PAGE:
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You don't realize how important your floors are until someone says you can't walk on them -- for a week. Unless you have a weird system of monkey bars on the ceiling of every room, living in your house while not touching the floor is impossible.

That's why most normal families pack a bag and leave home when the work crew that's refinishing their hardwood floor says they can't walk on it for a week. But then again, no one ever accused us of being normal.

When Tom first floated this idea by me -- how to stay in the house while not touching the floors -- I almost dismissed it as lunacy. But the more I thought about it, it seemed almost doable. I agreed to give it a shot, with the stipulation that if it didn't work out during the first day, we'd go to a hotel room like rational people. He agreed.

Our 30-year-old house has hardwood floors in the foyer, kitchen, stairs and upstairs hallway -- floors that had yellowed to a not-so-pleasant shade of jaundice over the years. There are only two rooms (and a bathroom) in the house that aren't connected to those hardwood floors.

Our plan was to move a few mattresses to those rooms and set up camp in the bonus room above the garage. It already had a television, a place to sit and a connecting bathroom with shower. With the addition of a few mattresses on the floors, we figured we could make it work for five days.

But there was a catch. The only way to get to the bonus room was up a flight of hardwood stairs -- stairs we weren't allowed to touch.

Tom proposed a solution: "We'll put the ladder on the deck and lean it against the house right under the upstairs window. We'll eat in your mom's kitchen, and then we'll just climb in and out of the house without ever touching the floors."

As nuts as it seemed, I had to admit the alternative didn't seem much better. The only thing more inconvenient than stuffing a family of five into two rooms for five days is stuffing a family of five into a hotel room for five days and paying more than a hundred bucks a night for it.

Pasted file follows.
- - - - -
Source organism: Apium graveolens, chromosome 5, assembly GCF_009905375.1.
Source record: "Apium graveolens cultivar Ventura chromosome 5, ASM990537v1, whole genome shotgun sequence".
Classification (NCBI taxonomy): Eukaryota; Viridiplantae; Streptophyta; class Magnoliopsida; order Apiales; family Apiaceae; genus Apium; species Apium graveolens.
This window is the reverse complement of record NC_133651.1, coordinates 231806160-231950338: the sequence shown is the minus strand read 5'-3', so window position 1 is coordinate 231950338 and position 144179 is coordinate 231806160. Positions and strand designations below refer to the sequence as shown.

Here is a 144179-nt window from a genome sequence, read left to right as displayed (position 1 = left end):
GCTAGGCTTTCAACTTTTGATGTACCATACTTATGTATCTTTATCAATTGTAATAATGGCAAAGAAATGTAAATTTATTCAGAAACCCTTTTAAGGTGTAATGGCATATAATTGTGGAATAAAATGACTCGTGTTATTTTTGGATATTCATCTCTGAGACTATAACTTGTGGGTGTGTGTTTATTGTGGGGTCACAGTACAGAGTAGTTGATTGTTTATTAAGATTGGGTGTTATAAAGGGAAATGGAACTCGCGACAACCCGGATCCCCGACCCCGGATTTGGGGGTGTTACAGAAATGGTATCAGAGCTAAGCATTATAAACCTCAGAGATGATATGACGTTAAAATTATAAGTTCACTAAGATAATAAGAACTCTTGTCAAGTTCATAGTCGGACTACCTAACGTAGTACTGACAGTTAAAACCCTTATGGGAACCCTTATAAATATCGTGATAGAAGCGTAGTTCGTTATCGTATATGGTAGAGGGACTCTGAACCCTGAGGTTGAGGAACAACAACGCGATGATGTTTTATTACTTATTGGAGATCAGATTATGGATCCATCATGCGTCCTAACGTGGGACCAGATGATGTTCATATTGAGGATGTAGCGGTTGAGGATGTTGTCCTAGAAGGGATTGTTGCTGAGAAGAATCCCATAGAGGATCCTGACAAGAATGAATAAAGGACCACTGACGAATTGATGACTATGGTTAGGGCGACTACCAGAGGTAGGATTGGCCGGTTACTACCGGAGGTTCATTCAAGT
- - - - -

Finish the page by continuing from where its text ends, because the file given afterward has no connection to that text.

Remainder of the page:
So we dragged our mattresses to the bonus room and moved a week's worth of clothes over there, too. Tom and the boys secured the ladder, and my mom (who lives in the addition we built onto the house last summer) graciously let us graze in her kitchen as much as we liked. She kept our pets at her place, too.

The actual ladder climbing wasn't as scary as I thought it might be, and the kids thought it was fun. The hardest part is getting your body through the window without losing balance and plummeting to the deck below.

But I was glad the window wasn't visible from the street. I can just imagine what our neighbors would have thought when they spotted the five of us using a ladder to break into our own house: "Well, look at that. The Rockwoods have gotten even weirder. I didn't think it was possible."

At the end of the work week, the floor refinishers allowed us to walk back into our house rather than climb in through the window. It felt like a real luxury to stroll through the kitchen again in sock feet. And thankfully, the wicked case of floor jaundice has been stripped, sanded and stained back to a beautiful brown.

I'd like to say the string of home improvements we started last spring is finally done. But anyone who has ever owned a home, especially an older home, knows that most houses are a continual work in progress. One project tends to domino into the next, until you're either too tired or too broke to keep going.

But for now, we're looking forward to a break from all the projects and their accompanying mess, dust and bills. Time to put the ladder away and enjoy a long winter's nap.

NAN Our Town on 02/07/2019

Print Headline: Climb every ladder

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